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The authors thank the following people and groups for their contributions to this work to: The collaborating researchers PROLACT group who conducted the field work for this study at their health centres. Fundación Investigación e Innovacion Biosanitaria Atención Primaria which granted support for publication in open access and that granted support for publication in open access and for intensification of research activity that allowed the PI to stay at the Research Unit and to advance in research, thanks to all the members of the Unit for their support to this project during all these years. All of the participating dyads, without whom this study could not have been conducted.

Consortium Name: PROLACT Group

Isabel de Antonio Ramírez10, Francisca Martín-Llorente10, Leopoldo Casero-Perona10, Paz Plasencia-Plasencia10, Marta Yolanda Sánchez-Méndez10, Pilar Santamaría-Medrano10, Rebeca Mielgo-Salvador11. Carolina Cañón-Cañón11, Dolores Valor-Sánchez11, Ramona Fernández-Fernández11, Soledad López-Lozano11, Marisol Morales-Montalva12, María Elena Pérez-Mañanes12, Isabel Durand-Rincón12, Sara Valdecantos-Coscollano12, Verónica Hernández-Hernández13, Maria Dolores Noceco-Paredes13, Clara Malde-García13, Mª Ángeles Miranda-Martín13, Nuria de la Peña Antón13, Elena Martín-Díaz13, Dolores Robas-García13, Manuel Parra-Moro14, María Concepción Ruiz-del-Castillo14, Maria Jesús Geijo-Rincón14, Carmen Rivero-Garrido14, María Gema Alameda-Hernández14, Miriam González-Macías14, Isabel Coghen-Vigueras15, Raquel Arenas-Yaguez15, Carolina San Pablo-Campos15, Rosa Mª Prados-Bueno15, Mª Adoración Bejarano-López16, Natividad García-Ruiz16, Gema Magdaleno-Del-Rey16, Lucía Tirado-Jiménez16, Mª Jesús Santamaria Martín1, Asunción Reviriego-Gutierrez1, Beatriz Soto-Almendro1, Paula García-Romero1, Elena Zarco-Cid17, María Villa-Arranz1, Alma Mejía Fernández-de-Velasco17, Laura Anta-Rodríguez17, María Isabel Sánchez-Prieto-Emmanuel17, Luz Divina Barrios-García17, Carmen Lozano-Adeva17, Luis Mariano Casado-García17, Lourdes Gómez-Pérez18, Mª Dolores Martínez-Sierra18, Martha Olga Escobar-García18, Mª Dolores Guerra-Nieto18, Elena Azcona-Domínguez18, María Ángeles Delgado-Domínguez18, Rafael Verdugo-Hernández18. Isabel de Antonio Ramírez19, Francisca Martín‑Llorente19, Leopoldo Casero‑ Perona19, Paz Plasencia‑Plasencia19, Marta Yolanda Sánchez‑Méndez19, Pilar Santamaría‑Medrano19.

11PHC Los Yébenes, Madrid, Spain.

12PHC Isabel II, Parla, Spain.

13PHC El Restón, Valdemoro, Spain.

14PHC Las Margaritas, Getafe, Spain.

15PHC Los Cármenes, Madrid. Spain.

16PHC General Fanjul, Madrid, Spain.

1PHC Lucero, Madrid, Spain.

17PHC Las Olivas, Aranjuez, Spain.

18PHC Valdemoro, Valdemoro, Spain.

19PHC Espronceda, Madrid, Spain.


This study was funded by the Projects PI12/02609 and PI12/02020 as a part of the Plan Nacional de I + D + I (National Plan for R + D + I) and co-funded by the ISCIII Subdirectorate General for Evaluation and the European Regional Development Fund (ERDF).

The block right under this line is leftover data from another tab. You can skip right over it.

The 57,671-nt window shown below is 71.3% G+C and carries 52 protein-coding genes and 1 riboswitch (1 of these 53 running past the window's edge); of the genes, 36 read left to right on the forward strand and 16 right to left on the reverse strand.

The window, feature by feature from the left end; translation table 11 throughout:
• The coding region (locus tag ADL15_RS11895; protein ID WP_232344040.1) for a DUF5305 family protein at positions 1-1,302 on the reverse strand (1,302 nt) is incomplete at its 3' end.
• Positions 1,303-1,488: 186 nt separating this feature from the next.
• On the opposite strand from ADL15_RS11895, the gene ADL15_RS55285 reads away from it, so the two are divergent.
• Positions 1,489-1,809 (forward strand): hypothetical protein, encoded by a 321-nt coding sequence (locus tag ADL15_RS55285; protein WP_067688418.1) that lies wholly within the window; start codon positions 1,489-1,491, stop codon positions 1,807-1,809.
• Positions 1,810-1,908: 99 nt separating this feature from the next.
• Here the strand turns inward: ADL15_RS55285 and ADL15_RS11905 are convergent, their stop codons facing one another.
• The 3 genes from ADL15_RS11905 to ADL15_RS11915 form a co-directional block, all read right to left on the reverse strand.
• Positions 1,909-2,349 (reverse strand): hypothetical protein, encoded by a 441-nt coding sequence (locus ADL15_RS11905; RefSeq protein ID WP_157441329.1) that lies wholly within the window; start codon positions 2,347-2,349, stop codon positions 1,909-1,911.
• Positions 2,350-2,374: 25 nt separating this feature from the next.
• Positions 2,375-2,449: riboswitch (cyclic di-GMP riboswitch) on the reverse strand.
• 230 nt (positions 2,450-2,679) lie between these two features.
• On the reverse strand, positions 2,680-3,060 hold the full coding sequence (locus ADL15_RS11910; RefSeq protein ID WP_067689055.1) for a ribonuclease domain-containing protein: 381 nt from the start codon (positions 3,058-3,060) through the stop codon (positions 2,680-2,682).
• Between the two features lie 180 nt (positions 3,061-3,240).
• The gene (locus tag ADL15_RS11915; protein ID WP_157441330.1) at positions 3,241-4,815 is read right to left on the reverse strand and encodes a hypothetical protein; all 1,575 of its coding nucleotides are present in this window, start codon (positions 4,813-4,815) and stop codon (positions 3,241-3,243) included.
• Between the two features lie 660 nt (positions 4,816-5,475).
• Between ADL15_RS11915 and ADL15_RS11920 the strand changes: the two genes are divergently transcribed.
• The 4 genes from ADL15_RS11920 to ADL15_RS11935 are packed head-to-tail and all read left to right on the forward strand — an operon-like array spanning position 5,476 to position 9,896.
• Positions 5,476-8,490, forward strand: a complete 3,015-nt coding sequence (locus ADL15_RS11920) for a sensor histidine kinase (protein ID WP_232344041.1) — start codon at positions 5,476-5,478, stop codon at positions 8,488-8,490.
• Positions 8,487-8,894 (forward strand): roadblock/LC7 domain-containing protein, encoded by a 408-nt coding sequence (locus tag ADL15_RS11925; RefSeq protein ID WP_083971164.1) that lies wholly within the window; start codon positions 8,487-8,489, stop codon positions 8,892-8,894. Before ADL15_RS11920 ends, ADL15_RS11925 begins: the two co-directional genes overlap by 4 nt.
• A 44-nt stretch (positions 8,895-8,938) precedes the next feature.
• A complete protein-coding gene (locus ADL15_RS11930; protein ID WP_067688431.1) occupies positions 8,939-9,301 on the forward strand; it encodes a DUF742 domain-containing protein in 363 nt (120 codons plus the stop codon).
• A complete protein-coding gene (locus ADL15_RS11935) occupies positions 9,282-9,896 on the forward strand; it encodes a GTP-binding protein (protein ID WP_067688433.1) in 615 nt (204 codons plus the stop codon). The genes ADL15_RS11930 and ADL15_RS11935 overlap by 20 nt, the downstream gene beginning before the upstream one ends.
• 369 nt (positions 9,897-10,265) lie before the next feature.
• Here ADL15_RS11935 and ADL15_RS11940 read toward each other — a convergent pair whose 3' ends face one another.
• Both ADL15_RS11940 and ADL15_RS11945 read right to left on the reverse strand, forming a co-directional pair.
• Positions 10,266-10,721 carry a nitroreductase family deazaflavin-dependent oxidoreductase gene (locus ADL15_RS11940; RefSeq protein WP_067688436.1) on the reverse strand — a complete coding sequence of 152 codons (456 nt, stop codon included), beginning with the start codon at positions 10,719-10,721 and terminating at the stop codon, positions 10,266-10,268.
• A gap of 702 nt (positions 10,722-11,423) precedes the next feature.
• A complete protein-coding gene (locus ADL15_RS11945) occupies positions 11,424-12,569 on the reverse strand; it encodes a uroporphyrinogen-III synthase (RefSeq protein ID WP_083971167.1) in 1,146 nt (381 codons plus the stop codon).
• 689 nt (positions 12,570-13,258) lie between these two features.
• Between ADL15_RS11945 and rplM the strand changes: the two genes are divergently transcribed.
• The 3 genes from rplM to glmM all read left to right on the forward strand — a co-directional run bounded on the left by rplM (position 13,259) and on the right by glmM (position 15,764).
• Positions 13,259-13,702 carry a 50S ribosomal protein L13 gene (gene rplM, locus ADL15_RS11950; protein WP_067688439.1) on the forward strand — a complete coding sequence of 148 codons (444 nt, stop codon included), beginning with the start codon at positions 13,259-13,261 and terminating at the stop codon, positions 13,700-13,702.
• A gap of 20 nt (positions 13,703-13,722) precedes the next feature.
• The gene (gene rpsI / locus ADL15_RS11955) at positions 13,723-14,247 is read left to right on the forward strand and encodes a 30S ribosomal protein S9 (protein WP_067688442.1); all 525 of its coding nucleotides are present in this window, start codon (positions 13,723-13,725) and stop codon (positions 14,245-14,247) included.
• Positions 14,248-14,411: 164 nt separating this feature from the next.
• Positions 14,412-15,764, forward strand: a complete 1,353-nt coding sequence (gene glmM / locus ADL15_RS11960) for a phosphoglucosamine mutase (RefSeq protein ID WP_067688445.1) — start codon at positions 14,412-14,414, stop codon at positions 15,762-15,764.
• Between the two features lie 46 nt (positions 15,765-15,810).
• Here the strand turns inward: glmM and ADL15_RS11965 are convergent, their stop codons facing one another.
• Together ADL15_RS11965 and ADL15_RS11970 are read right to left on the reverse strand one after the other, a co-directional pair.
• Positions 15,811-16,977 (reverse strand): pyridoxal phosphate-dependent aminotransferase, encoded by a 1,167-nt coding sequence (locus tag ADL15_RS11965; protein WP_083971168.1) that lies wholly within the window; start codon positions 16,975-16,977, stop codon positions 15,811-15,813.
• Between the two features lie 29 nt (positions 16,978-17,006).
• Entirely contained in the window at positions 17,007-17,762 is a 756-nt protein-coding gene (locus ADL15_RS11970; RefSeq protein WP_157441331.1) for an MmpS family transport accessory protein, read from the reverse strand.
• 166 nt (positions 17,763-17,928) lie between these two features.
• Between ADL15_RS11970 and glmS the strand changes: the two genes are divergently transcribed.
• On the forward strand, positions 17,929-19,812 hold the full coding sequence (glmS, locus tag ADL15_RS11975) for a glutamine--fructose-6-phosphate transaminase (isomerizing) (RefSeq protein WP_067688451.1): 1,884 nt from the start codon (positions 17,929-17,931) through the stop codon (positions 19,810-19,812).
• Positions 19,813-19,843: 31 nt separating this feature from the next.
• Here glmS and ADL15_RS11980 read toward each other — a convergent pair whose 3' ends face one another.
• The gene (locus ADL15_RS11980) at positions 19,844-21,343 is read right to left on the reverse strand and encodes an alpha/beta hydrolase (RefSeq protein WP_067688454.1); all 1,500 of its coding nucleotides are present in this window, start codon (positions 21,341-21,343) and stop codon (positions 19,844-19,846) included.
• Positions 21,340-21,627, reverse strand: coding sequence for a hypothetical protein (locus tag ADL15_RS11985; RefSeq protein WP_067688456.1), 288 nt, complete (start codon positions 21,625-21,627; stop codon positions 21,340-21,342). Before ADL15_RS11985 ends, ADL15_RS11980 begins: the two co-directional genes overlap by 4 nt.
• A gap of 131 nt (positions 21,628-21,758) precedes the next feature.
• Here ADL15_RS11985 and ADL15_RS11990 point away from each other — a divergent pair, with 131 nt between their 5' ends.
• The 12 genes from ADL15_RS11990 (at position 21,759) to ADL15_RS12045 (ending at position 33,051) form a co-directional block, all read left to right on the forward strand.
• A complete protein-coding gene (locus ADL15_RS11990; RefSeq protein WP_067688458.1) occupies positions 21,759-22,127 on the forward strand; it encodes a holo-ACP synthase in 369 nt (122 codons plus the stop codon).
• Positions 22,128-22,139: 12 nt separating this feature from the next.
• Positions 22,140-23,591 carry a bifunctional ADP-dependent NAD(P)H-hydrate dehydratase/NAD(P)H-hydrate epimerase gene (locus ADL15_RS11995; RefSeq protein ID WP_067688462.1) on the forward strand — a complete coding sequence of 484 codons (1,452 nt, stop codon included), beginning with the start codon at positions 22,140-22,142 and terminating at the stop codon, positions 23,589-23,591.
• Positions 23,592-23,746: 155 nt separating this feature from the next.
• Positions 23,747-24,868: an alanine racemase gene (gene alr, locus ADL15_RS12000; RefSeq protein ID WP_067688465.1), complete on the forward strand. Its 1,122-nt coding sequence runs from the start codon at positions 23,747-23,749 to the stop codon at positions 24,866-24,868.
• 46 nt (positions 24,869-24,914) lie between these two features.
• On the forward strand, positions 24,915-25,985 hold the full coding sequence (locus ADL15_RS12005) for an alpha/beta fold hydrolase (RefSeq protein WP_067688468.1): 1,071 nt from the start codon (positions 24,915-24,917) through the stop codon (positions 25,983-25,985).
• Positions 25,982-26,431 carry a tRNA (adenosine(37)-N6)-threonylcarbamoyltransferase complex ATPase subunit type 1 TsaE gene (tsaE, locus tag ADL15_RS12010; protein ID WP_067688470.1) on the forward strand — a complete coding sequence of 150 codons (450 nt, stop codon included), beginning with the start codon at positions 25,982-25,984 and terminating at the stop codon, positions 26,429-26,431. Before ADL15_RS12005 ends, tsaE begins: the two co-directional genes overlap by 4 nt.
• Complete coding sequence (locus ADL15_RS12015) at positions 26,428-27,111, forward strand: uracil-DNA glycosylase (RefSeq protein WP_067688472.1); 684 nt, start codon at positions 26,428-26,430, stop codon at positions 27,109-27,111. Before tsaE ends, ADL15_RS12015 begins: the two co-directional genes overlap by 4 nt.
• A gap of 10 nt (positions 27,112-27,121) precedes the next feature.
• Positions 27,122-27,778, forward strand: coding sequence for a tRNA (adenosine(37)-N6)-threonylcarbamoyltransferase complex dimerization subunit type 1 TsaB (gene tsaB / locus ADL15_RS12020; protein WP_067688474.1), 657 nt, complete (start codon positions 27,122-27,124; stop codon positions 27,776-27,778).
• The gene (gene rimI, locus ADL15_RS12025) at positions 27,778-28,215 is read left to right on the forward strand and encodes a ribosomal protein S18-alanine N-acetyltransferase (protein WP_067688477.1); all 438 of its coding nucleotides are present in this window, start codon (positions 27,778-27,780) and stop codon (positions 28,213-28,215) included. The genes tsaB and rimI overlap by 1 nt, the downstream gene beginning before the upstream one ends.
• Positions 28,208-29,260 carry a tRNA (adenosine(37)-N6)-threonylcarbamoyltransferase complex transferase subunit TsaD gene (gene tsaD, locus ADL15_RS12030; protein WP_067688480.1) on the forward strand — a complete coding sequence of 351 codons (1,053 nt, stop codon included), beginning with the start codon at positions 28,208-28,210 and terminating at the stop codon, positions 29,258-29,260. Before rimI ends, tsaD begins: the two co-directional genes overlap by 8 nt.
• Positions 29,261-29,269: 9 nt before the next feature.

The primary researcher received a grant for publication from the Fundación para la Investigación e Innovacion en Atención Primaria (Foundation for Research and Innovation in Primary Care) in its 2019 call.

The funding source had no role in the design of this study and did not have any role in its execution, analyses, interpretation of the data or the decision to submit the results.

Author information

Authors and Affiliations




MJSM and SMI conceived the study, participated in the design of the study together with RRB and IDC, coordinated the field work and participated in the preparation of the manuscript. JPN and CS participated in cleaning the database and analysing the data, and along with LD, LLF, ICG, MRB, and RRB, they participated in different phases of the study design, analysis and interpretation of the results. MRB, IDC, CS, MJSM drafted the initial version of the manuscript. The PROLACT group developed the field work at health centres. All authors reviewed the initial draft and made critical contributions to the interpretation of the data and approved the manuscript. The corresponding authors attest that all listed authors meet authorship criteria.

Corresponding author

Correspondence to Isabel Del-Cura-González.

Ethics declarations

Ethics approval and consent to participate

The study was approved by the Hospital Clinico San Carlos Clinical Research Ethics Committee (28 August 2013) and was favourably evaluated by the Central Research Commission for Primary Healthcare Management of Madrid (13 April 2012). Participating mothers provided written informed consent. We confirm that all methods were carried out in accordance with relevant guidelines and regulations.

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Not applicable.

Competing interests

The authors declare that they have no competing interests.

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Supplementary Information

Additional File 1.

Description of intervention.

Additional File 2.

Template for Intervention Description and Replication (TIDieR).

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Santamaría- Martín, M.J., Martín-Iglesias, S., Schwarz, C. et al. Effectiveness of a group educational intervention – prolact - in primary care to promote exclusive breastfeeding: a cluster randomized clinical trial. BMC Pregnancy Childbirth 22, 132 (2022).